A special lights show celebrating Lincolnshire’s plants will take place at Boultham Park on Saturday.

The Lincspirational Lightshow will start at 5.30pm on October 23 after the original event was postponed earlier this month due to the weather forecast.

The free show is the final of event of Lincolnshire Wildlife Trusts’ LoveLincsPlants project.

The evening will feature a lightshow parade, artwork projects, park illuminations and music inspired by nature from Sinfonia Viva. During the event the 30 artworks created by the public will be projected onto a large screen.

There will also be an opportunity to bid on the 130 artworks submitted as part of the exhibition. They will be available via an online action, with the 30 winning pieces starting at £40.

The evening will feature a lightshow parade, artwork projects, park illuminations, and more. | Photo: Lincolnshire Wildlife Trust

The money raised from the sale of the artworks will help fund nature’s recovery in Lincolnshire. It will also help the Lincolnshire Wildlife Trust create wildflower rich habitats across the county.


There have been 4,051 cases of coronavirus so far this week in Greater Lincolnshire, as UK scientists call for Plan B to be ready for “rapid deployment”.

The figure is just slightly down on the 4,075 (about -0.6%) cases at the same point last week. There have been 796 new cases in Friday evening’s figures.

The latest government data also shows there have been eight deaths of Lincolnshire residents this week – down from 12 last week – and eight deaths reported at Greater Lincolnshire’s hospitals, up from six last week.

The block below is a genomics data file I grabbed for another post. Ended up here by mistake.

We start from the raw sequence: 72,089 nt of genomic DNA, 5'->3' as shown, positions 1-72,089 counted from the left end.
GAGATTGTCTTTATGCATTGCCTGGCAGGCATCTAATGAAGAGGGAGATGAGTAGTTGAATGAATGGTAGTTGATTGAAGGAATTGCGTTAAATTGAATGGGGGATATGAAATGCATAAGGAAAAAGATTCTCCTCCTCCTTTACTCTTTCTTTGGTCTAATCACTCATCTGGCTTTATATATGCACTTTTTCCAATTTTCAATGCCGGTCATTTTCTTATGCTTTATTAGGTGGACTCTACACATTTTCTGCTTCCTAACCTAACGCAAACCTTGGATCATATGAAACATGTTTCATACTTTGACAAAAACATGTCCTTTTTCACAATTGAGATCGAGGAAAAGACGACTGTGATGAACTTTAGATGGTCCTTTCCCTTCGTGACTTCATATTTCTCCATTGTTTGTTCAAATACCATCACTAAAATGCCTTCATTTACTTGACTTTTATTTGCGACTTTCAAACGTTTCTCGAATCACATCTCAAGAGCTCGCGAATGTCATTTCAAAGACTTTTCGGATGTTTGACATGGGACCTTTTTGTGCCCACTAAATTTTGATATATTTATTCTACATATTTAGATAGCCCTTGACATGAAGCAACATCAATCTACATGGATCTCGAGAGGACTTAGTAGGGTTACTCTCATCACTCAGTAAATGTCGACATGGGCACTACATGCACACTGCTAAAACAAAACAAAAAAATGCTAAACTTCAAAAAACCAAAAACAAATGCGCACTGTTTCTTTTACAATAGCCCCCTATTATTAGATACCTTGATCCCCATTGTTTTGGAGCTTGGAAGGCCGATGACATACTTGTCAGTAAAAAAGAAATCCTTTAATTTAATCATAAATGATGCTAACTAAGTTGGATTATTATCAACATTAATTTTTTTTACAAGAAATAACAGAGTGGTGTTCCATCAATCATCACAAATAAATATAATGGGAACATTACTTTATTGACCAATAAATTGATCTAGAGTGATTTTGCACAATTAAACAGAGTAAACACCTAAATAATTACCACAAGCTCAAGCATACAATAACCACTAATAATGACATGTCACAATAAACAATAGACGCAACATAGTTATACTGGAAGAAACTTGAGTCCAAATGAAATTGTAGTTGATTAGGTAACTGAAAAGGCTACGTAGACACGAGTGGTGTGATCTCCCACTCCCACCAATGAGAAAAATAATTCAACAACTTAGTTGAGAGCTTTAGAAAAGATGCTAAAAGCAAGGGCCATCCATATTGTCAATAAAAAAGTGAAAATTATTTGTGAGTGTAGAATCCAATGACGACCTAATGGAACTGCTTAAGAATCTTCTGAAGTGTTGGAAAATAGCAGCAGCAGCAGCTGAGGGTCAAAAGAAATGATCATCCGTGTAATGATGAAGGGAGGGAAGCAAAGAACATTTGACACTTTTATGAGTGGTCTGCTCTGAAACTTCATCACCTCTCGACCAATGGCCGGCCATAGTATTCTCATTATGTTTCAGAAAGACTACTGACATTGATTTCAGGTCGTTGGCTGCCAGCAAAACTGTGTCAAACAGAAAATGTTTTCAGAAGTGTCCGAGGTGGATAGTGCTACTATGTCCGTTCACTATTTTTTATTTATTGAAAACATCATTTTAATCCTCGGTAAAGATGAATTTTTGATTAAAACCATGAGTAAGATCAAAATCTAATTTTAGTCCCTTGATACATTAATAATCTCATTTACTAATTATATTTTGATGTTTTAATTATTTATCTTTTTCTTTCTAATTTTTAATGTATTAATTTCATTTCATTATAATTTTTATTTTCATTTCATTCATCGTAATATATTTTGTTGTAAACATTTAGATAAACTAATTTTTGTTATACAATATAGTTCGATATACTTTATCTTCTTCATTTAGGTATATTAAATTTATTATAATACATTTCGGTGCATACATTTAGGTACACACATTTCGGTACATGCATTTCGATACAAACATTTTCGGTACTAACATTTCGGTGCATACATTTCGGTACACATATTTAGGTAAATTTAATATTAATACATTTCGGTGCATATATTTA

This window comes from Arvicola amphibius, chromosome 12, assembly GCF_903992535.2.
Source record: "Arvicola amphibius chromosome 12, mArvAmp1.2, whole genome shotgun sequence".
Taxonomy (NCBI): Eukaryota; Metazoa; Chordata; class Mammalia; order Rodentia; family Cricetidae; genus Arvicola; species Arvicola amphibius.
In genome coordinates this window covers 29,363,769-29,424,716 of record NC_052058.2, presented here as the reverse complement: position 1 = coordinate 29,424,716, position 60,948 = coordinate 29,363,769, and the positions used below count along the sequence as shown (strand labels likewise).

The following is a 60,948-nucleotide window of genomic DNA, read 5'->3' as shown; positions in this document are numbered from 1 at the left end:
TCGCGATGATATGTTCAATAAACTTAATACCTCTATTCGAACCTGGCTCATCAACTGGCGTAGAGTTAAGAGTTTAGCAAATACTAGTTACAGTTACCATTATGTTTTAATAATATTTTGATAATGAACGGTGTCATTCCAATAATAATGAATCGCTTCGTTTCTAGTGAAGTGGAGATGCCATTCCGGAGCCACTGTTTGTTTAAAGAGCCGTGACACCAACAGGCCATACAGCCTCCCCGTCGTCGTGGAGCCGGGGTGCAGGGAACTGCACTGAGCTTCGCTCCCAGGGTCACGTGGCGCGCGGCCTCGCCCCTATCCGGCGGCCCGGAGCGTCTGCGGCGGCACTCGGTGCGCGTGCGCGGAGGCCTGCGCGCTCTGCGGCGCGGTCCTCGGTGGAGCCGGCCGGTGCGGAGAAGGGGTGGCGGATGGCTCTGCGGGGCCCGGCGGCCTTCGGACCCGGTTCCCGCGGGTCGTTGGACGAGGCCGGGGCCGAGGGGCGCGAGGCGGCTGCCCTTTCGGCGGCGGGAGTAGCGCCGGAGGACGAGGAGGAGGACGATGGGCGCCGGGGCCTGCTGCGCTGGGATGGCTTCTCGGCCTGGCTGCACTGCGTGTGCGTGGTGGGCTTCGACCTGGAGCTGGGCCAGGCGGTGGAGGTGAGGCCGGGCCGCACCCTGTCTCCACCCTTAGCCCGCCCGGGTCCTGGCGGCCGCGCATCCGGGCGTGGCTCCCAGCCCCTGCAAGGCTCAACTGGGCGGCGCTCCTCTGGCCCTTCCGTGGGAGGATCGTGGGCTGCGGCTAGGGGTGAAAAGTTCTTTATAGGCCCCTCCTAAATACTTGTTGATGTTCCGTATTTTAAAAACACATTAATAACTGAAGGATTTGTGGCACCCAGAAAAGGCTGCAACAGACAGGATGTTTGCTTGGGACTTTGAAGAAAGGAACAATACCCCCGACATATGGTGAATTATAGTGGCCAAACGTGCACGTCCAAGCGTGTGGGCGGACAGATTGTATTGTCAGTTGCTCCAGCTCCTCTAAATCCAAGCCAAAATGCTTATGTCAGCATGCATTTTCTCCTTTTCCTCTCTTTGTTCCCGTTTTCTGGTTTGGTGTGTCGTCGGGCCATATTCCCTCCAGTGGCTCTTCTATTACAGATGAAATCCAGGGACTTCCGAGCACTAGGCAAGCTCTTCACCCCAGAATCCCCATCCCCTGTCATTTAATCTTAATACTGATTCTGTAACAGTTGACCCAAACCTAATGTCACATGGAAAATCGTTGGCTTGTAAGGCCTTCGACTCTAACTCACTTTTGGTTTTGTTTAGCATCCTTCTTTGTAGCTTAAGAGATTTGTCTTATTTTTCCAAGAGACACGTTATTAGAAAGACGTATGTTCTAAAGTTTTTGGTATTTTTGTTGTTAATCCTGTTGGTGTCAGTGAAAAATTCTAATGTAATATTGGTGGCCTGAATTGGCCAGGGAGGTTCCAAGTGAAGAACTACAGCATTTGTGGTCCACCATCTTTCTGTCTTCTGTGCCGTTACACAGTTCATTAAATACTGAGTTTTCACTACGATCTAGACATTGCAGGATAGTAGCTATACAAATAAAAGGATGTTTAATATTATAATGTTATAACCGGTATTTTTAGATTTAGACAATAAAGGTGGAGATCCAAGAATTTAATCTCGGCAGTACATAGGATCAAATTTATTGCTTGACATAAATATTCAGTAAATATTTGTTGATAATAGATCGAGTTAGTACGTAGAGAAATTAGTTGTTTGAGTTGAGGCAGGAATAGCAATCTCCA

The latest COVID stats for Lincolnshire are:

  • 796 new cases of coronavirus in Greater Lincolnshire with 592 in Lincolnshire, 93 in North East Lincolnshire and 111 in North Lincolnshire
  • No further deaths were recorded in the government figures for Friday
  • Hospital data showed one further death at United Lincolnshire Hospitals Trust

The Scientific Advisory Group for Emergencies (Sage) has told the government that Plan B measures, which include compulsory mask-wearing, should be ready for “rapid deployment”.

As government leaders resist bringing back COVID-19 controls, the committee said that advising people to work from home could have the greatest impact on stopping viral spread.

“Cases and admissions are currently at much higher levels than in European comparators, which have retained additional measures and have greater vaccine coverage, especially in children,” the scientists say.

“Reducing prevalence from a high level requires greater intervention than reducing from a lower level.”

It comes as in national figures today the Office for National Statistics has estimated that one in 60 people in the UK had coronavirus up to the end of October 16.

Lincolnshire’s coronavirus cases up to October 22. | Image: GOV.uk

The highest age group was among school years seven to 11 which saw the infection rate increase to 7.8% – up from 7.1% the week before.

The latest increases mean England’s R number – which estimates the average number of people each COVID-positive person passes the infection on to – has risen from 0.9-1.1 to 1.0-1.2, an equivalent of between 10-12 people.

A report by The Times has found that four in 10 people admitted to hospital with COVID were not fully vaccinated.

Of the 300 people aged 18 to 29 who were admitted to hospital in recent weeks, about 66% had not been vaccinated.